I wanted to call this post “Coase Revisited,” but I didn’t want only econ geeks to read it, and the title I used is my real point anyway.
The so-called “Coase theorem” states that if transaction costs are zero, property will always end up in the hands of whoever can put it to the highest use, so that the initial allocation of property does not matter. Coase considered this obvious and trivial and thought it was somewhat silly that it became a theorem named after him. Coase’s actual point was that transaction costs are not zero and cannot be neglected, therefore the initial allocation of property actually does matter, at least somewhat.
The number of vacant lots and buildings and unused patents out there would tend to back up Coase’s point. Indeed, people have even proposed a taxation system explicitly designed to discourage unproductive hoarding of land. But it turns out that there is already a mechanism in place that discourages the holding of any non-productive asset: interest.
The only rational reason for someone to hold an asset that produces no income would be if that asset were worth more to them than the money they could get for it on the market after accounting for transaction costs. Either they have plans for the asset, for example constructing a shopping mall, or they expect the asset to rise in value by more than whatever interest they could make on the money they could get for it.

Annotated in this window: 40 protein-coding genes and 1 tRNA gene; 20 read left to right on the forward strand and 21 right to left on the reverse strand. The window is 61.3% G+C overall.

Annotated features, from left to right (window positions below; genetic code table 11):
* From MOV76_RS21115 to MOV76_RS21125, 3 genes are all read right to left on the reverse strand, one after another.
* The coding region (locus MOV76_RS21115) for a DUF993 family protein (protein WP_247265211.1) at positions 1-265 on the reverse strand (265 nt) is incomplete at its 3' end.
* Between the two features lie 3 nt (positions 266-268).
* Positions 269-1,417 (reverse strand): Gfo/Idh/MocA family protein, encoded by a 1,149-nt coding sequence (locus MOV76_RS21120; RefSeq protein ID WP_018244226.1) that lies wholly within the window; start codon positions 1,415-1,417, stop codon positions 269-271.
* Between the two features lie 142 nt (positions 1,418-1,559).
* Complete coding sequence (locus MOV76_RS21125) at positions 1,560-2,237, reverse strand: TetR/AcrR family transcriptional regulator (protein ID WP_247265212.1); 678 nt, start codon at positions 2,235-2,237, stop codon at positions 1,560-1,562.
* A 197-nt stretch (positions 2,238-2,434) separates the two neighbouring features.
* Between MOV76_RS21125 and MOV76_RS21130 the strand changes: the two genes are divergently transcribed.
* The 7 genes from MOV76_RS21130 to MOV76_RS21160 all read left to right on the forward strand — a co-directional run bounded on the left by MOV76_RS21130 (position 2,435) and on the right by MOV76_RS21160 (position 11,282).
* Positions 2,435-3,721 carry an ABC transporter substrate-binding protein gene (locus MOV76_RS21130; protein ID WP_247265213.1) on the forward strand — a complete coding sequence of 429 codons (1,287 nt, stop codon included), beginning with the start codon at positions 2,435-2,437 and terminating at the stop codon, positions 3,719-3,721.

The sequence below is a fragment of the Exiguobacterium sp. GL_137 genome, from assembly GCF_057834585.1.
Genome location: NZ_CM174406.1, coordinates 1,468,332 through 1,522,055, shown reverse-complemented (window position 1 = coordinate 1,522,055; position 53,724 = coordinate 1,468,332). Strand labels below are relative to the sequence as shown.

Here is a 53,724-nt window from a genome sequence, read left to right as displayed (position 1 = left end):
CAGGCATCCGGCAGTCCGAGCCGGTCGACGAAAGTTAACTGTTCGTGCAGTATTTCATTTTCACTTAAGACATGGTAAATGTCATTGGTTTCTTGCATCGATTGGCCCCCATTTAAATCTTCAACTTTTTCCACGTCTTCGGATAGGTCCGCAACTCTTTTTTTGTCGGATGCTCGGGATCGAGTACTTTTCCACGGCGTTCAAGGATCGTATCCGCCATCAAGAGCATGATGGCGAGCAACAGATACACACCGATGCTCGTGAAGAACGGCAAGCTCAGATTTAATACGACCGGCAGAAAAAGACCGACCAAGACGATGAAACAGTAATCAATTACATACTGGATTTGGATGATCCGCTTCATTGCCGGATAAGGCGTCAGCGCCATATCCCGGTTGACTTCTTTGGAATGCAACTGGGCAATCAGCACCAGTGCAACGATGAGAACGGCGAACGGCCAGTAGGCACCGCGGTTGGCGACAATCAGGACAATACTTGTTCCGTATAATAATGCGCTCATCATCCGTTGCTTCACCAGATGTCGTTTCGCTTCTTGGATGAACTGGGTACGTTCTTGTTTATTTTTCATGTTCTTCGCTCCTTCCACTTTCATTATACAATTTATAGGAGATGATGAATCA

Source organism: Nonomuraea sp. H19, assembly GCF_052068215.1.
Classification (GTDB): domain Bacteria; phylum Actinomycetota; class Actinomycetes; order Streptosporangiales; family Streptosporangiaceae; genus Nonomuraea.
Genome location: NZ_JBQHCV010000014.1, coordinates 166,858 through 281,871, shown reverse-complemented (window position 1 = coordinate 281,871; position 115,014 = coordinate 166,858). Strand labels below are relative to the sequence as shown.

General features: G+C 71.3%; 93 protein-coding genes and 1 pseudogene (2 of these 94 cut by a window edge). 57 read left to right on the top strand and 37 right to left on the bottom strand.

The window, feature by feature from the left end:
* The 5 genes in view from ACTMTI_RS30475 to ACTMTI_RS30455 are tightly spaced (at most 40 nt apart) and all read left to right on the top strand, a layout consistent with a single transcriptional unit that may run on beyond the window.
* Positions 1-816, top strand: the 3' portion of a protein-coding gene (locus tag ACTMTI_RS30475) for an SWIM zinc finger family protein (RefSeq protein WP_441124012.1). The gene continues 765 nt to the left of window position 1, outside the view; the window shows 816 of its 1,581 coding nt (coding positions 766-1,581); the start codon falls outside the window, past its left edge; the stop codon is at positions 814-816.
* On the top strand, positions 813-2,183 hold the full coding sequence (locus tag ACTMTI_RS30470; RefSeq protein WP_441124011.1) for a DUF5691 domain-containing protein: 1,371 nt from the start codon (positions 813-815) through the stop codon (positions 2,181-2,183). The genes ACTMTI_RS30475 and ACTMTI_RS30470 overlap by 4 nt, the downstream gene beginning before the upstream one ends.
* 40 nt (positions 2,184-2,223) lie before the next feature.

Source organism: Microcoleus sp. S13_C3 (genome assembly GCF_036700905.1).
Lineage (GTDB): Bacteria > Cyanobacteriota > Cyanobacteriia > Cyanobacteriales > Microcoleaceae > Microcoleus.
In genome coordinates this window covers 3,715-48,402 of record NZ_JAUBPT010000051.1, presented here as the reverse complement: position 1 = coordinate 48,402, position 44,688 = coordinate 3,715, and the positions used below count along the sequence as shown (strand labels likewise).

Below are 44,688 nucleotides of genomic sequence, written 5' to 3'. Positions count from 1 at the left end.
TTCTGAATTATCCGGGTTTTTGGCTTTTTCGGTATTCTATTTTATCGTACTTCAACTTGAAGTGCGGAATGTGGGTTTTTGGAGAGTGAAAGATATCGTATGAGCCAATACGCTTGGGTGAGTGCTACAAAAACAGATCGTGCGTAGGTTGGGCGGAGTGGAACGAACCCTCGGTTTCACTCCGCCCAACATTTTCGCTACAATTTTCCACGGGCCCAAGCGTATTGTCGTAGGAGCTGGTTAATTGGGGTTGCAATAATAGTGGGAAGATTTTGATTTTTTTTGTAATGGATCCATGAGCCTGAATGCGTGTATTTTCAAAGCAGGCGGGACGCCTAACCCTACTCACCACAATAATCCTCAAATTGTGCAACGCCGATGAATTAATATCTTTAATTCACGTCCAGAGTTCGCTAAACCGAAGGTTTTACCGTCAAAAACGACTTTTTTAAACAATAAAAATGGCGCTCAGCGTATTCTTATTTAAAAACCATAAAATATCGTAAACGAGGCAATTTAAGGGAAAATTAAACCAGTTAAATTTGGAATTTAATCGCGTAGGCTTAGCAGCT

To accurately compute the cost of an asset, one must include the interest they would make on the money they could get for that asset along with any depreciation or appreciation. Corporate financial statements include the interest on all capital the company holds. This is not just an accounting trick; it’s a genuine cost. It doesn’t come out of the corporation’s pockets, but it’s money the corporation really would have had if it didn’t own those assets.
The same thing is true for everyone, not just corporations. If you could put the money from your house into CDs and make enough to cover the cost of your rent plus however much you expect your house to appreciate, you should by all means sell the house. Of course, in a world where houses always appreciate and you can’t make enough on a CD to even cover inflation, it makes very little sense to sell a house even if it’s vacant.
That makes interest rates being kept artificially low by loose monetary policy a double-whammy: whammy one because it makes the cost of holding real estate lower than it otherwise would be, and whammy two because it causes real estate to appreciate.
Which brings us to my original title of this article: interest offsets transaction costs in causing property to move toward its highest use. If you’re worried about the hoarding of assets, you should support tighter monetary policy. In fact, according to the Austrian school of economics, the phenomenon of holding onto unproductive assets during times of artificially low interest rates is exactly what causes the business cycle, and letting those rates rise is the cure. After all, what is “liquidation” other than transferring unproductive assets to those who can make productive use of them?